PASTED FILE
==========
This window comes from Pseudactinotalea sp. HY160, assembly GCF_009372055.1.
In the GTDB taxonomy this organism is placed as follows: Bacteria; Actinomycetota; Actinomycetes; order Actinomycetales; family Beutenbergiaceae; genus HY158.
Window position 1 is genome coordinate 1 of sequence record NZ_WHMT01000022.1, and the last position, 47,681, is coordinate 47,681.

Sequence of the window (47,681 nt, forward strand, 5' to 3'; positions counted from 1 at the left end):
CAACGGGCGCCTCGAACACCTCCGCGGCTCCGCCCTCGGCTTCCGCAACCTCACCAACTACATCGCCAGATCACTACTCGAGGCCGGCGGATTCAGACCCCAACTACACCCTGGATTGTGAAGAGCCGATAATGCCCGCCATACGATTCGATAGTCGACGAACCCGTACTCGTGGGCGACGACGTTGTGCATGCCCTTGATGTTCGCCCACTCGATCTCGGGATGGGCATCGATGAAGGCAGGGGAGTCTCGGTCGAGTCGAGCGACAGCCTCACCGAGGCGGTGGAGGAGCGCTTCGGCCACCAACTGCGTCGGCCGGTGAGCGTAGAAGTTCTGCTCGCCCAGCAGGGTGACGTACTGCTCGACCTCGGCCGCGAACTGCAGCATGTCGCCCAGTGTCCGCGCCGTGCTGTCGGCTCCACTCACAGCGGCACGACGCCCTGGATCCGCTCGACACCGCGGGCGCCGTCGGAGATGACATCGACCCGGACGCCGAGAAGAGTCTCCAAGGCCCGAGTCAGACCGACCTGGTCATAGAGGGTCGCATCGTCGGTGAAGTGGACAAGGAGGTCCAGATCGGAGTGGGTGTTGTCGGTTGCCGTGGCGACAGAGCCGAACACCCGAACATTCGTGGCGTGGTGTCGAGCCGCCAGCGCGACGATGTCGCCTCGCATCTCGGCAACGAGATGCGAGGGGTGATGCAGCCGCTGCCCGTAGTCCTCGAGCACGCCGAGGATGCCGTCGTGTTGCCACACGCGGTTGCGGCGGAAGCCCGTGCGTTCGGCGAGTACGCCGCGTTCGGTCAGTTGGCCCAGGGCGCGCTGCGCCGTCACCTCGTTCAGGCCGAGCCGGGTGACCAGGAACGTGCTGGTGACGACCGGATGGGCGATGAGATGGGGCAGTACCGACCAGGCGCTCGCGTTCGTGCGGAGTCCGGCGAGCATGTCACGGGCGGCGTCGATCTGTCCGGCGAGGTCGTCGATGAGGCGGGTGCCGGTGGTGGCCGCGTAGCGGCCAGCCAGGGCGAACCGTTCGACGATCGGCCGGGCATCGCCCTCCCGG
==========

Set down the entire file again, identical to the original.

This window comes from Pseudactinotalea sp. HY160, assembly GCF_009372055.1.
In the GTDB taxonomy this organism is placed as follows: Bacteria; Actinomycetota; Actinomycetes; order Actinomycetales; family Beutenbergiaceae; genus HY158.
Window position 1 is genome coordinate 1 of sequence record NZ_WHMT01000022.1, and the last position, 47,681, is coordinate 47,681.

Sequence of the window (47,681 nt, forward strand, 5' to 3'; positions counted from 1 at the left end):
CAACGGGCGCCTCGAACACCTCCGCGGCTCCGCCCTCGGCTTCCGCAACCTCACCAACTACATCGCCAGATCACTACTCGAGGCCGGCGGATTCAGACCCCAACTACACCCTGGATTGTGAAGAGCCGATAATGCCCGCCATACGATTCGATAGTCGACGAACCCGTACTCGTGGGCGACGACGTTGTGCATGCCCTTGATGTTCGCCCACTCGATCTCGGGATGGGCATCGATGAAGGCAGGGGAGTCTCGGTCGAGTCGAGCGACAGCCTCACCGAGGCGGTGGAGGAGCGCTTCGGCCACCAACTGCGTCGGCCGGTGAGCGTAGAAGTTCTGCTCGCCCAGCAGGGTGACGTACTGCTCGACCTCGGCCGCGAACTGCAGCATGTCGCCCAGTGTCCGCGCCGTGCTGTCGGCTCCACTCACAGCGGCACGACGCCCTGGATCCGCTCGACACCGCGGGCGCCGTCGGAGATGACATCGACCCGGACGCCGAGAAGAGTCTCCAAGGCCCGAGTCAGACCGACCTGGTCATAGAGGGTCGCATCGTCGGTGAAGTGGACAAGGAGGTCCAGATCGGAGTGGGTGTTGTCGGTTGCCGTGGCGACAGAGCCGAACACCCGAACATTCGTGGCGTGGTGTCGAGCCGCCAGCGCGACGATGTCGCCTCGCATCTCGGCAACGAGATGCGAGGGGTGATGCAGCCGCTGCCCGTAGTCCTCGAGCACGCCGAGGATGCCGTCGTGTTGCCACACGCGGTTGCGGCGGAAGCCCGTGCGTTCGGCGAGTACGCCGCGTTCGGTCAGTTGGCCCAGGGCGCGCTGCGCCGTCACCTCGTTCAGGCCGAGCCGGGTGACCAGGAACGTGCTGGTGACGACCGGATGGGCGATGAGATGGGGCAGTACCGACCAGGCGCTCGCGTTCGTGCGGAGTCCGGCGAGCATGTCACGGGCGGCGTCGATCTGTCCGGCGAGGTCGTCGATGAGGCGGGTGCCGGTGGTGGCCGCGTAGCGGCCAGCCAGGGCGAACCGTTCGACGATCGGCCGGGCATCGCCCTCCCGG